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Could you afford to live here?

July 31st 2017

Changes to help with housing costs for tenants in social housing could mean thousands of tenants may no longer be able to afford their homes.  Victoria Winckler outlines a new project to find some solutions.

In the summer 2015 budget, the then Chancellor, George Osborne, made some rather technical-sounding announcements about changes to Local Housing Allowance.  The hoo-ha about the new National Living Wage, increased personal tax allowances and 30 hours of free childcare overshadowed the fact that thousands of people in Wales may no longer be able to afford to rent their homes as a result of Osborne’s tweak.

What’s the change?

Local Housing Allowance (LHA) acts as a cap of the amount of help with housing costs a tenant in the private rented sector may claim. It is based on the cheapest 30% of private rents paid in a broad housing market area, and has been frozen since April 2016.

The summer 2015 budget extended LHA rates to tenants in social housing.  In effect, the change both limits and freezes the amount of housing benefit a tenant could receive. It also comes on top of other limits on housing benefit for social tenants e.g. because of the overall cap on benefits or the bedroom tax / loss of spare bedroom subsidy.

Why does it matter?

In many parts of the UK, social rents are well below those in the private sector, so even the cheapest privately-rented properties are more expensive than a socially-rented home. But not in Wales, and especially not in the south Wales valleys.

Here, privately-rented homes are relatively inexpensive. For example, one-bedroom accommodation in the cheapest quartile of properties costs £64.61 a week in Blaenau Gwent compared with £103.85 a week in Cardiff in 2016.

There is much less variation in social rents in different parts of Wales, plus the Welsh Government has been recommending that social rents rise by 2%. As a result, social rents in some parts of Wales are typically higher than the private-sector equivalent.

Applying the LHA, based on private sector rents, to social housing in these areas results in a shortfall in the amount of housing benefit that can be claimed compared with the rent to be paid.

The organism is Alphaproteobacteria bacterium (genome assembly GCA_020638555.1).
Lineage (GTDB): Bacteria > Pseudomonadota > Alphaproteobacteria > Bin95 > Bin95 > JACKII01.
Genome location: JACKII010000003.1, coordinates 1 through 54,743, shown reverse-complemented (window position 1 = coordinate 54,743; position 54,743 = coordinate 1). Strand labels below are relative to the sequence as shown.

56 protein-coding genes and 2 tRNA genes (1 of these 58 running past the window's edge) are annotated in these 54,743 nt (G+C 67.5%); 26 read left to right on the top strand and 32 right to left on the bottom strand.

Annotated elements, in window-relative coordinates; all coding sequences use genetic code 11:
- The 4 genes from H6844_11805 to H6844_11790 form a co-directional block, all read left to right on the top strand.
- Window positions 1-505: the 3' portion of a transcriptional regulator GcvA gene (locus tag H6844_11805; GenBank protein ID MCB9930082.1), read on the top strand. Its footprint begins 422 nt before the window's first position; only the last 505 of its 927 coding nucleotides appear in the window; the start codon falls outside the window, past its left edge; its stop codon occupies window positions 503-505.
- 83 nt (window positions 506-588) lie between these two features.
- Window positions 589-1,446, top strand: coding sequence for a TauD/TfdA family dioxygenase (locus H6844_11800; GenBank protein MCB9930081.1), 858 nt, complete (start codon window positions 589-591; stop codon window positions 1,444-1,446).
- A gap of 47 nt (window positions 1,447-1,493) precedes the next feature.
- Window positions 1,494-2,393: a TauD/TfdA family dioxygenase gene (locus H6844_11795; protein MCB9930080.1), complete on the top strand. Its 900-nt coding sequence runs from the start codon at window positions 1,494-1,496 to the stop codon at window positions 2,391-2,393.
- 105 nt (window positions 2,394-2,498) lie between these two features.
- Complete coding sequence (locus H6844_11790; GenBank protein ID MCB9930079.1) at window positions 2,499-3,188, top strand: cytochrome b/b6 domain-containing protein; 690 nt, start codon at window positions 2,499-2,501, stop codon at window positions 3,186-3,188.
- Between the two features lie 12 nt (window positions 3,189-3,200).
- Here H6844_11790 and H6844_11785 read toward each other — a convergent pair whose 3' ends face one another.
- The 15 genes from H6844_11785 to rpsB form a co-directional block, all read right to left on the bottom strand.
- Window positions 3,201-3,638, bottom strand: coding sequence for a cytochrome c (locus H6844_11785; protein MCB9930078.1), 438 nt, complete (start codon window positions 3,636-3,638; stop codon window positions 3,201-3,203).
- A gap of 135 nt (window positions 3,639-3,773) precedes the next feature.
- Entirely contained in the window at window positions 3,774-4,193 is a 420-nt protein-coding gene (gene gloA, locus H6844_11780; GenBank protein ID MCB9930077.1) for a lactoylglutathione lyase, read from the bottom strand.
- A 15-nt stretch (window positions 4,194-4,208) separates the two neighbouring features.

Could you afford to live here?

The challenge is clearly illustrated in Merthyr Tydfil.  At the time of writing, eight properties were listed on the housing choices website.  Rent for a one-bedroom property was £75.43 a week while that for a two-bedroom property was £88.42.

But if you claim housing benefit, from April 2019 the maximum you will be able to receive – assuming your household is entitled to the number of bedrooms available – is the LHA rate of £67.76 a week for the one-bed property and £80.55 for the two-bedder.

Now, a shortfall of £7.76 a week might not seem like much for some, but it’s the cost of a day’s food for the average household.  So this apparently technical change is likely to hit social tenants in parts of Wales very hard.

If this is not bad enough, the impact is even worse for single, childless people aged under 35.

Help with housing costs for this group of people is restricted to the cost of shared accommodation, with rents for the cheapest bedsits and rooms in houses in multiple occupation being at rock bottom in some parts of Wales.  In Merthyr Tydfil, for example, the LHA rate for shared accommodation is just £48 a week, compared with the average social rent for a self-contained bedsit of £65.61.

Shelter Cymru estimate that nine out of ten single, childless under-35 year-old tenants will lose out, with half being £20 a week or more worse off as a result of the change.  As Shelter Cymru bluntly puts it, the options for social landlords are to:

“lower rents; step up provision of shared accommodation; or stop letting to unemployed single young people”.

All of these options are, at best, unpalatable and, at worst, simply impossible.

It is for this reason that the Bevan Foundation is working with the Joseph Rowntree Foundation and a team at Sheffield Hallam University to find some more acceptable solutions. To find out more, visit the project page or download the briefing. You can also sign up to receive our free e-newsletter for updates.

Victoria Winckler is director of the Bevan Foundation.   

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